Unit testing with Leo

This chapter describes how you can execute Python unit test from within Leo outlines.

Leo’s unit test commands run the unit tests created by @test and @suite nodes. run-unit-tests and run-unit-tests-locally run all unit tests in the presently selected part of the Leo outline; run-all-unit-tests and run-all-unit-tests-locally run all unit tests in the entire Leo outline.

Important: you must run Leo in a console window to see the output the unit tests. Leo’s unit test commands run all the unit tests using the standard unittest text test runner, and the output of the unit tests appears in the console.

test/unitTest.leo contains many examples of using @test and @suite nodes.

Using @test nodes

@test nodes are nodes whose headlines start with @test. The unit test commands convert the body text of @test nodes into a unit test automatically. That is, Leo’s unit test commands automatically create a unittest.TestCase instances which run the body text of the @test node. For example, let us consider one of Leo’s actual unit tests. The headline is:

@test consistency of back/next links

The body text is:

if g.unitTesting:
    c,p = g.getTestVars() # Optional: prevents pychecker warnings.
    for p in c.all_positions():
        back = p.back()
        next = p.next()
        if back: assert(back.getNext() == p)
        if next: assert(next.getBack() == p)

When either of Leo’s unit test commands finds this @test node the command will run a unit test equivalent to the following:

import leo.core.leoGlobals as g

class aTestCase (unittest.TestCase):
    def shortDescription():
        return '@test consistency of back/next links'
    def runTest():
        c,p = g.getTestVars()
        for p in c.all_positions():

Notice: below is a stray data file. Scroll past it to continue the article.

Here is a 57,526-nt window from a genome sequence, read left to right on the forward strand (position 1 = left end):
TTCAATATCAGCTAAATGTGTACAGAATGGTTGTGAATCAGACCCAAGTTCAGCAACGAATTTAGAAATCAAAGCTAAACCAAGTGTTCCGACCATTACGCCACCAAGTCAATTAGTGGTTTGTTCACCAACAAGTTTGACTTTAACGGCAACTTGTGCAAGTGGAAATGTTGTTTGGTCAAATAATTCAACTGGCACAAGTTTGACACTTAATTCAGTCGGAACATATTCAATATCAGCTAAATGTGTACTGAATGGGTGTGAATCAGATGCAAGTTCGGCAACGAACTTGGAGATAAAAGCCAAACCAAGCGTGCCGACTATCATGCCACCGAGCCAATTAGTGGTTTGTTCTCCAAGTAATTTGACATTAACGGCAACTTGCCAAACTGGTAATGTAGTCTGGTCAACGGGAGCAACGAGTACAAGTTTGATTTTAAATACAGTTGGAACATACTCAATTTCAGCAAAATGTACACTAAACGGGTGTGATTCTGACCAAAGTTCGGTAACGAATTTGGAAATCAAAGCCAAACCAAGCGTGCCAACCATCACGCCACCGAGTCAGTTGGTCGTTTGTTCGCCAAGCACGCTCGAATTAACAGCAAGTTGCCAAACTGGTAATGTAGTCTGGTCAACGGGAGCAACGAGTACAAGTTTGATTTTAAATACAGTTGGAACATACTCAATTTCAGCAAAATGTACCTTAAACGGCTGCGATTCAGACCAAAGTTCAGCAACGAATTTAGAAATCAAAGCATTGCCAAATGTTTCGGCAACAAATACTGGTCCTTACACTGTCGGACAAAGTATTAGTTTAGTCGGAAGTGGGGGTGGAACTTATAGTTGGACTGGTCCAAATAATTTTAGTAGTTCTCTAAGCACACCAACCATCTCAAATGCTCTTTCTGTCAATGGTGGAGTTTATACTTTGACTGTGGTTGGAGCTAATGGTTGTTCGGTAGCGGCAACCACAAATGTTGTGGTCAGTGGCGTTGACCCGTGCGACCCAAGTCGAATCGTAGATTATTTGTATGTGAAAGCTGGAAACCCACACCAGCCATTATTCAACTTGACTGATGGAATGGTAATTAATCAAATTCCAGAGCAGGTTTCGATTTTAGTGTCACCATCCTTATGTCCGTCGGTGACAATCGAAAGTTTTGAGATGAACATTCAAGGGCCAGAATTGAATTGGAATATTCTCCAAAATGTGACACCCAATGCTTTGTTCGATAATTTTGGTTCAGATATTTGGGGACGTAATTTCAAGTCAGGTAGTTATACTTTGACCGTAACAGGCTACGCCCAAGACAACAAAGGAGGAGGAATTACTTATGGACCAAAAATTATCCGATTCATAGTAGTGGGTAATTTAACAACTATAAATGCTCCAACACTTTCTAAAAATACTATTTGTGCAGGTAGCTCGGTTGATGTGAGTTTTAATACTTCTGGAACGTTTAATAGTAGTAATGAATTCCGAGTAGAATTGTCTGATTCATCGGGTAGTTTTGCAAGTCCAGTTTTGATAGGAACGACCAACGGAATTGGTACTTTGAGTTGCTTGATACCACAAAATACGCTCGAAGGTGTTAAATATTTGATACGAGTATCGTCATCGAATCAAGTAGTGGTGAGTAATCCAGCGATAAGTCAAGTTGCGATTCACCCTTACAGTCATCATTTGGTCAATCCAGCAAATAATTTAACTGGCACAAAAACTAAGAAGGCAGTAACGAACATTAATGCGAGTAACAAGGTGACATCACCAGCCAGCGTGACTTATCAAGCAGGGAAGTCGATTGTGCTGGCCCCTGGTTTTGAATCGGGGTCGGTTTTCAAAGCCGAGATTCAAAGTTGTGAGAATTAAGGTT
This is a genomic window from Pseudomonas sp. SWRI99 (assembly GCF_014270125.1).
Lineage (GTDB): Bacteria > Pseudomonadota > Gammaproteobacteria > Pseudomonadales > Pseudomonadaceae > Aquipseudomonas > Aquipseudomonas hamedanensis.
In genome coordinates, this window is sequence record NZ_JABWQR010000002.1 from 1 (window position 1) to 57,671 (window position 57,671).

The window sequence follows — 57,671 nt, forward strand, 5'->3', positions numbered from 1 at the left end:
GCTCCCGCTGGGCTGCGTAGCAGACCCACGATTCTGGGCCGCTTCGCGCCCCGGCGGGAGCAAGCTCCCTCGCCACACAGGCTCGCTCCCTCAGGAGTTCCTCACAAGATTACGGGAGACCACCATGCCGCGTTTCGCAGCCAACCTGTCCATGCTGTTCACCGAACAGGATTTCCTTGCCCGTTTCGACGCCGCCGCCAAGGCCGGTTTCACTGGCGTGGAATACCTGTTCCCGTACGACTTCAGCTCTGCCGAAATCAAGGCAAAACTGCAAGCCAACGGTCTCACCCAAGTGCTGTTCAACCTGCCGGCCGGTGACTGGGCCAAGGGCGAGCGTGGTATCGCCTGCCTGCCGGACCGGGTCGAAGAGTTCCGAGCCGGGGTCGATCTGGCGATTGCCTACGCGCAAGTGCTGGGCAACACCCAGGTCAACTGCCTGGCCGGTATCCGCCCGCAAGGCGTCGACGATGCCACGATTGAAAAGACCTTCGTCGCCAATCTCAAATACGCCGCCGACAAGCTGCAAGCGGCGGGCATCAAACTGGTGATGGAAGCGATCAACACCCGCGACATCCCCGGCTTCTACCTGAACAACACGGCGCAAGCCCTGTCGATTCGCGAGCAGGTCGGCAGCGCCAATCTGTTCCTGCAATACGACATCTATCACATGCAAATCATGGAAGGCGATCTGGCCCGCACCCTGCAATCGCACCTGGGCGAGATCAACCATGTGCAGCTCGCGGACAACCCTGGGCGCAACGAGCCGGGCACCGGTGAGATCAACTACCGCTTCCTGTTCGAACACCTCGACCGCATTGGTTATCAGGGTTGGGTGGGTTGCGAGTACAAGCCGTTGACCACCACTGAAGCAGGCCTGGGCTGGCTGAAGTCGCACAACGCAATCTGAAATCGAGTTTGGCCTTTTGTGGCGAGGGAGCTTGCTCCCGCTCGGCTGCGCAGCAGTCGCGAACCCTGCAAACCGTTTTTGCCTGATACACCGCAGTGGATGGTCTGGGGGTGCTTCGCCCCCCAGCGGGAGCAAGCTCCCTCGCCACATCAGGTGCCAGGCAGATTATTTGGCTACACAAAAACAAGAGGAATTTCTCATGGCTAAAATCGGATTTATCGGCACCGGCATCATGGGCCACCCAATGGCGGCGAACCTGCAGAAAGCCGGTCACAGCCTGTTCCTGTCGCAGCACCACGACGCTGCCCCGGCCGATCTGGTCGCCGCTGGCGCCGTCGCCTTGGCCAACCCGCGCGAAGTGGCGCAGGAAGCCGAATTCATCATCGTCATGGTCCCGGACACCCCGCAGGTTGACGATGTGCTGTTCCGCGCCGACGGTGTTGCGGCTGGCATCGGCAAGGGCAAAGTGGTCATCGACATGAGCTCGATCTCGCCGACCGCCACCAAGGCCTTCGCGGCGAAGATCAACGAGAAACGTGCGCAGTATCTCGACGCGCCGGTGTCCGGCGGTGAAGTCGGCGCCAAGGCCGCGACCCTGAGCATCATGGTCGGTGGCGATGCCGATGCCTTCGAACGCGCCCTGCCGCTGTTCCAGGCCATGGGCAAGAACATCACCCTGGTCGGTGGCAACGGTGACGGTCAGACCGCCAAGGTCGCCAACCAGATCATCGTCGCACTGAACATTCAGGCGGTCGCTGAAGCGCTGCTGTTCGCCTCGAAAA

back = p.back()
            next = p.next()
            if back: assert(back.getNext() == p)
            if next: assert(next.getBack() == p)

As you can see, using @test nodes saves a lot of typing:

  • You don’t have to define a subclass of unittest.TestCase.
  • Within your unit test, the c, g and p variables are predefined, just like in Leo scripts.
  • The entire headline of the @test node becomes the short description of the unit test.

Important note: notice that the first line of the body text is a guard line:

if g.unitTesting:

This guard line is needed because this particular @test node is contained in the file leoNodes.py. @test nodes that appear outside of Python source files do not need guard lines. The guard line prevents the unit testing code from being executed when Python imports the leoNodes module; the g.unitTesting variable is True only while running unit tests.

New in Leo 4.6: When Leo runs unit tests, Leo predefines the ‘self’ variable to be the instance of the test itself, that is an instance of unittest.TestCase. This allows you to use methods such as self.assertTrue in @test and @suite nodes.

Note: Leo predefines the c, g, and p variables in @test and @suite nodes, just like in other scripts. Thus, the line:

c,p = g.getTestVars()

is not needed. However, it prevents pychecker warnings that c and p are undefined.

Using @suite nodes

@suite nodes are nodes whose headlines start with @suite. @suite nodes allow you to create and run custom subclasses of unittest.TestCase.

Leo’s test commands assume that the body of an suite node is a script that creates a suite of tests and places that suite in g.app.scriptDict[‘suite’]. Something like this:

if g.unitTesting:
    __pychecker__ = '--no-reimport' # Prevents pychecker complaint.